The Toy Hunter Deals In Your Dreams:
An Interview with Jordan Hembrough
He's not afraid of spiders... he's looking for Spider-MEN!
Tomorrow night, The Travel Channel launches a new series aimed straight at the heart of fanboys and fanwomen everywhere -- THE TOY HUNTER.
Straight from the adventures of Hollywood Heroes owner Jordan Hembrough, the series follows him as he searches the country for hot collectibles and childhood favorites. It launches Wednesday, 8/15/2012 at 10 p.m. (ET/PT) before settling in next week Wednesdays at 9 p.m.
In order to lure us into a conversation, The Travel Channel sent a list of Hembrough's Top 15 Money Makers -- which proved the guy is on the level as a toy dealer. The list included the original Boba Fett wax sculpt, a James Bond die-cast car, an original Chatty Cathy, and other items to make your inner child reach out. Did you even know there was a proposed set of Chewbacca's family?
Sure, he has the chops, but did the guy have heart? After talking with Hembrough yesterday, the answer has to be yes. Thoughtful and passionate about what he does, he obviously has his dream job and isn't going to take it for granted. He has held toys that some of us have only wished we could even see, and has bid them farewell. And yet he hasn't lost any enthusiasm. Will it translate to television? I hope so, because Jordan has me convinced I have to watch his series.
Derek McCaw: I'm just fascinated by your list of top 15 valuable toys. How many people come up to you and say, "oh, if only my mom hadn't made me throw away the box…"?
Jordan Hembrough: Let me tell you something. If I actually had a dollar for every time someone said that, I wouldn't be on Travel Channel. I would OWN Travel Channel. (laughs)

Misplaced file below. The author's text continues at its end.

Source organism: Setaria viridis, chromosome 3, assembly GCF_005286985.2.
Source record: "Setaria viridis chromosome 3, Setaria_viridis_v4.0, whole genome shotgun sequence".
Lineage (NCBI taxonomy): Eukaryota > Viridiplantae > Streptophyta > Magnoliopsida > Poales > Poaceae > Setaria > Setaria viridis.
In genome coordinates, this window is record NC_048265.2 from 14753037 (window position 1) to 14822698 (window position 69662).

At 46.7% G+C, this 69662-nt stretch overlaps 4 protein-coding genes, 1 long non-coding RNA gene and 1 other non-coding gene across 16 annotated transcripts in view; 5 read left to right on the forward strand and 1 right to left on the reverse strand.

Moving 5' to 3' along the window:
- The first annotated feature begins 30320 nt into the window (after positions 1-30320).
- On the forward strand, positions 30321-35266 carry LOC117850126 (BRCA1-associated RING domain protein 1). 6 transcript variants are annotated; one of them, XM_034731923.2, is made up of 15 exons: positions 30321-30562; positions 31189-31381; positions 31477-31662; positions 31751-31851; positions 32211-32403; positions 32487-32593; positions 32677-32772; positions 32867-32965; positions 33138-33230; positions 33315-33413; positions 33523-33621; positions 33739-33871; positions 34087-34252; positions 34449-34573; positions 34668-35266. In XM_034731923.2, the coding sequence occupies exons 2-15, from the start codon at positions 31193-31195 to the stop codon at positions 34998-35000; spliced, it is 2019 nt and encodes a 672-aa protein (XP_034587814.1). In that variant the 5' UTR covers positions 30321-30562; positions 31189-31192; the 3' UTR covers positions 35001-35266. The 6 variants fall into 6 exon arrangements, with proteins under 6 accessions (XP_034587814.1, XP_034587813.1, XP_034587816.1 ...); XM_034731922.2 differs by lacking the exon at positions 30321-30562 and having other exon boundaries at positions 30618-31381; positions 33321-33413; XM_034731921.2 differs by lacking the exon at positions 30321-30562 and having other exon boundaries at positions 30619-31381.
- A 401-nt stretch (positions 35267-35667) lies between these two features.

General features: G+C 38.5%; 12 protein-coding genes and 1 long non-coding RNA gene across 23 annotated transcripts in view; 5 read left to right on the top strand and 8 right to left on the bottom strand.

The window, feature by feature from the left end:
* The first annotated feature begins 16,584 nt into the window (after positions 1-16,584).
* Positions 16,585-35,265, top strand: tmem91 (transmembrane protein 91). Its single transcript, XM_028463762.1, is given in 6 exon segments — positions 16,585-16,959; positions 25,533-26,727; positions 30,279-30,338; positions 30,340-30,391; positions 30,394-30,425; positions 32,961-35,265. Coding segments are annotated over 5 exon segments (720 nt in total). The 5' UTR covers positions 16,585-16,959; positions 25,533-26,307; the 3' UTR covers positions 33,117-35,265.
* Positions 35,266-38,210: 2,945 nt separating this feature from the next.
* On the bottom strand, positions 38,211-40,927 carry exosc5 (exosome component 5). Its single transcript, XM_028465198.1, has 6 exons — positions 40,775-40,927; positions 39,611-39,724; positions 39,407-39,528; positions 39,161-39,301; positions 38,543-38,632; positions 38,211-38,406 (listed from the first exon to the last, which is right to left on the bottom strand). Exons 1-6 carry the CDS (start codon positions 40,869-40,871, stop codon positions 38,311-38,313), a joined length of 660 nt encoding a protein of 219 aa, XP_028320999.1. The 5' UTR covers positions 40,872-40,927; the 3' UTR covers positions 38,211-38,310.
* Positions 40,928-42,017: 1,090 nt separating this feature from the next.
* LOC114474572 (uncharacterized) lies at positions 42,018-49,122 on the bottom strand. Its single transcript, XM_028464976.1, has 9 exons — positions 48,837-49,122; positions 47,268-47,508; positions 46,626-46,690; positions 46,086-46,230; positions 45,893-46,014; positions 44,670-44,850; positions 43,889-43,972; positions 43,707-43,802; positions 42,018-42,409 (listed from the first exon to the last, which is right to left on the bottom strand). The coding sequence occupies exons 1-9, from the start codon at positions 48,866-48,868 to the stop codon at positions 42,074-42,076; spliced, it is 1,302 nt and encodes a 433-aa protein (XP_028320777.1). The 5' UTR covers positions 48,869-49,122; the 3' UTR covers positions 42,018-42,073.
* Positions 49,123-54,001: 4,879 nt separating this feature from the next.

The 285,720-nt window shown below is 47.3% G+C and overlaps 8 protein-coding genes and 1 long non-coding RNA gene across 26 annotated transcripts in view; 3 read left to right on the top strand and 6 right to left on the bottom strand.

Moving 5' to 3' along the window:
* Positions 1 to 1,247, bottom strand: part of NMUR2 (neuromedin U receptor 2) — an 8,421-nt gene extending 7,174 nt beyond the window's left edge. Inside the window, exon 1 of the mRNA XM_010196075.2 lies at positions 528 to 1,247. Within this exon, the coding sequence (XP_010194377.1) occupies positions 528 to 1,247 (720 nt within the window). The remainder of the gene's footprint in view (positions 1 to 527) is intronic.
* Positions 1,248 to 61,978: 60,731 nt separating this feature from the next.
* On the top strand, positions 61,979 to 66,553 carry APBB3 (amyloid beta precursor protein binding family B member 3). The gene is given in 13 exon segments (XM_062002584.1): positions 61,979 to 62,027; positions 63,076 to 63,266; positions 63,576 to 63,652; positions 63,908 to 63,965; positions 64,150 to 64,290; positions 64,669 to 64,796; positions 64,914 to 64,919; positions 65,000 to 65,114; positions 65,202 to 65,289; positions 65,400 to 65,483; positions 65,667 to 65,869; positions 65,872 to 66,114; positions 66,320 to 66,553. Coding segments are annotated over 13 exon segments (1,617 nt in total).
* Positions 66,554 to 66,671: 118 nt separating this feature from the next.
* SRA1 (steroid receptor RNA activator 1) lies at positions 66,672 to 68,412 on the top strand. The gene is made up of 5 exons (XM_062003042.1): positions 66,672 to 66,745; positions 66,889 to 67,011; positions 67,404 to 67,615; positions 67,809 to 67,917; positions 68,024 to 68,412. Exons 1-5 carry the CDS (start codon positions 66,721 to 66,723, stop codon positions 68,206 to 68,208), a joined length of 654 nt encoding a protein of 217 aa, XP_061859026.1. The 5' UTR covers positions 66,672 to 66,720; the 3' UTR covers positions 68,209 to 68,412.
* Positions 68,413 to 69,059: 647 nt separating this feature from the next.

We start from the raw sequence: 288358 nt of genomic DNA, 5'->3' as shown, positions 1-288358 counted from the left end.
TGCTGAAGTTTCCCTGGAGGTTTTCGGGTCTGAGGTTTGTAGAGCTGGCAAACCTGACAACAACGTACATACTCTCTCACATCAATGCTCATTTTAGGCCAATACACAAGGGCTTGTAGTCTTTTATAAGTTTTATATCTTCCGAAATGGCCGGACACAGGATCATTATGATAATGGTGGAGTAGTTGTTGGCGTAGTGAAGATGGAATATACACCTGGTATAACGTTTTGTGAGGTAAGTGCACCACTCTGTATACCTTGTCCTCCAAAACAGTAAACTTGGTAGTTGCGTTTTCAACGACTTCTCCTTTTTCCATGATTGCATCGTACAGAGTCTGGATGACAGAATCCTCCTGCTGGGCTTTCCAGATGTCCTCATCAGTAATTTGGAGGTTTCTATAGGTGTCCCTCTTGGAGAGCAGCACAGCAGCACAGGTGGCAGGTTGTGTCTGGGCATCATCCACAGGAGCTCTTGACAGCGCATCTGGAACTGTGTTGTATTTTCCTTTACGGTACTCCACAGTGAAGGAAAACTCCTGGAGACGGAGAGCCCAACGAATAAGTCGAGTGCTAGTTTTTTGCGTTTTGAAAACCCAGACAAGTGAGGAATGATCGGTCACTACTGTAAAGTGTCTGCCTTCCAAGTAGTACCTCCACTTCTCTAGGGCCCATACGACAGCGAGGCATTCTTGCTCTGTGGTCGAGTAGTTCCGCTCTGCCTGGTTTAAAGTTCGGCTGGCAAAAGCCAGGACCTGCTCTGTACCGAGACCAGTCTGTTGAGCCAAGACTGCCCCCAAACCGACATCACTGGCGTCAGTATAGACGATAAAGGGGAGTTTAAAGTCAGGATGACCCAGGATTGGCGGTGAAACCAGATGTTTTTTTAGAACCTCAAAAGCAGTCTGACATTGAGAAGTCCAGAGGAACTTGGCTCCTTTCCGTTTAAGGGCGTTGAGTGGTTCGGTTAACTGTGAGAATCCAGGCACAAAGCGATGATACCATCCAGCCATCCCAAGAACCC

Derek McCaw: Glad we got that one out of the way, then. How did you get interested in toy hunting?
Jordan Hembrough: I was actually a collector since I was young. My bedroom was adorned with Star Wars figures and Mego dolls, you know, the superheroes and everything like that.
So I've always been a passionate collector, and when I got into college, I got a job working for a company called Starlog. They had been doing a magazine for a long time, and I was hired on as a buyer for their chain of retail stores, and that was really what started my super-professional career.
He's got a complete set of the original Turtles! COWABUNGA!
Derek McCaw: I know the magazine. I didn't know they had stores!
Jordan Hembrough: You know what, it was thirteen stores, primarily East Coast. So don't feel so bad.
Derek McCaw: Did your passion for collecting change once you became the buyer and the guy that was the wheeler-dealer?
Jordan Hembrough: It's interesting. My passion didn't change. I think what happened was that my priorities changed. Once I decided that this has to be business, and once I took that decision and moved forward with it, I realized that once I get something I'm going to have to start selling it right now. As opposed to when I didn't have the business and was working another job, I was basically collecting.
Now, every time I get something in my hands I realize I'm going to have to say good-bye to this. This is how I gain my way through life.
Derek McCaw: Do you have a little ceremony when you have to say good-bye to something you've wanted for a long time?
Jordan Hembrough: Yes. I dress all in black. (laughs)